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"Souls to the polls": Get-out-the-vote efforts in Black communities evolve amid pandemic

The coronavirus has complicated the get-out-the-vote effort for Black churches in 2020.

Why it matters: Those churches are a key part of broader efforts in the Black community to push back against voter suppression tactics, the AP reports.


  • Churches have organized socially distant caravans with greatly reduced transportation capacity for early voting and Election Day ballot-casting.
  • Church volunteers are phone-banking and canvasing the homes of their members to ensure mail-in and absentee ballots are requested and hand-delivered to election board offices or drop boxes before the deadlines.
  • Many churches are still forced to hold virtual services, limiting their organizational might.

"It's not whether there are enough votes out there," said Cliff Albright, a co-founder of Black Voters Matter.

  • "It's whether we have the strategy, the resources and the election protection to make sure that the voters who want to show up are actually able to do so and be counted."

Flashback: "Souls to the polls" traces back to the 1955 assassination of the Rev. George Lee, a Black Mississippi entrepreneur, by white supremacists after he helped nearly 100 Black residents register to vote.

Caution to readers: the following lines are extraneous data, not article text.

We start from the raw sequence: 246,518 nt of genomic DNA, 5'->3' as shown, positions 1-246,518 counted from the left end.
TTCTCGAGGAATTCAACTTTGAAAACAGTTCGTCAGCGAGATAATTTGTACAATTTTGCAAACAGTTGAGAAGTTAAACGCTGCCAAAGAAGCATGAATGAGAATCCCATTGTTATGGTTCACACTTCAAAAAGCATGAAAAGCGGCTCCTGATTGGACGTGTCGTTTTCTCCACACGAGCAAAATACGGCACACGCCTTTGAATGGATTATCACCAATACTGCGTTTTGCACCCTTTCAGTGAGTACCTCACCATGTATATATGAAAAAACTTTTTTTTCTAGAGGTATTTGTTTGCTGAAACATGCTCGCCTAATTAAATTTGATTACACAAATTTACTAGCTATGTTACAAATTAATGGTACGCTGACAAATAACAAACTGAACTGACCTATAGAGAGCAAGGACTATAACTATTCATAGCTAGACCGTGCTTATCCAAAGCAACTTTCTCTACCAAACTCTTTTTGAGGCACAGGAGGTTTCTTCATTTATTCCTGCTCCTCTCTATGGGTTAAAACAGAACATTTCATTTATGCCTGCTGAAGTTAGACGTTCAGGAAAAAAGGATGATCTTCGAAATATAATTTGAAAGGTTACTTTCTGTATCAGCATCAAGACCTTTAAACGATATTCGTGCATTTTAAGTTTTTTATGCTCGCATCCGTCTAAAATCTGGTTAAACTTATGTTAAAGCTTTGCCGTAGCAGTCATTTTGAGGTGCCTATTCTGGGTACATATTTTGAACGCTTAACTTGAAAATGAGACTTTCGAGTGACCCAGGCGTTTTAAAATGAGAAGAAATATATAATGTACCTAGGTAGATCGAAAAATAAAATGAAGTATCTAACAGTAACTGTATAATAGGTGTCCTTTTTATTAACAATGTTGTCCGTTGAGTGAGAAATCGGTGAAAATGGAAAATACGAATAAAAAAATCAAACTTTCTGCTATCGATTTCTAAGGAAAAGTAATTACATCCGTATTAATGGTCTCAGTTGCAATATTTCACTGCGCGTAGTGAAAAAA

• The cemetery where Lee is buried has served as a polling place.

The bottom line: Some Black Americans say they want to vote in person because of President Trump's overt campaign against mail-in voting.

  • "I'm now determined more than ever to go to the polls and cast my ballot in person, as opposed to by mail," said 53-year-old Jane Bonner of Georgia.

Trump's legacy is shaped by his narrow interests

President Trump's policy legacy is as much defined by what he's ignored as by what he's involved himself in.

The big picture: Over the past four years, Trump has interested himself in only a slim slice of the government he leads. Outside of trade, immigration, a personal war against the "Deep State" and the hot foreign policy issue of the moment, Trump has left many of his Cabinet secretaries to work without interruption, let alone direction.

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Ipsos poll: COVID trick-or-treat

Data: Axios/Ipsos poll; Note ±3.3% margin of error for the total sample size; Chart: Andrew Witherspoon/Axios

About half of Americans are worried that trick-or-treating will spread coronavirus in their communities, according to this week's installment of the Axios/Ipsos Coronavirus Index.

Why it matters: This may seem like more evidence that the pandemic is curbing our nation's cherished pastimes. But a closer look reveals something more nuanced about Americans' increased acceptance for risk around activities in which they want to participate.

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Dunkin' Brands agrees to $11B Inspire Brands sale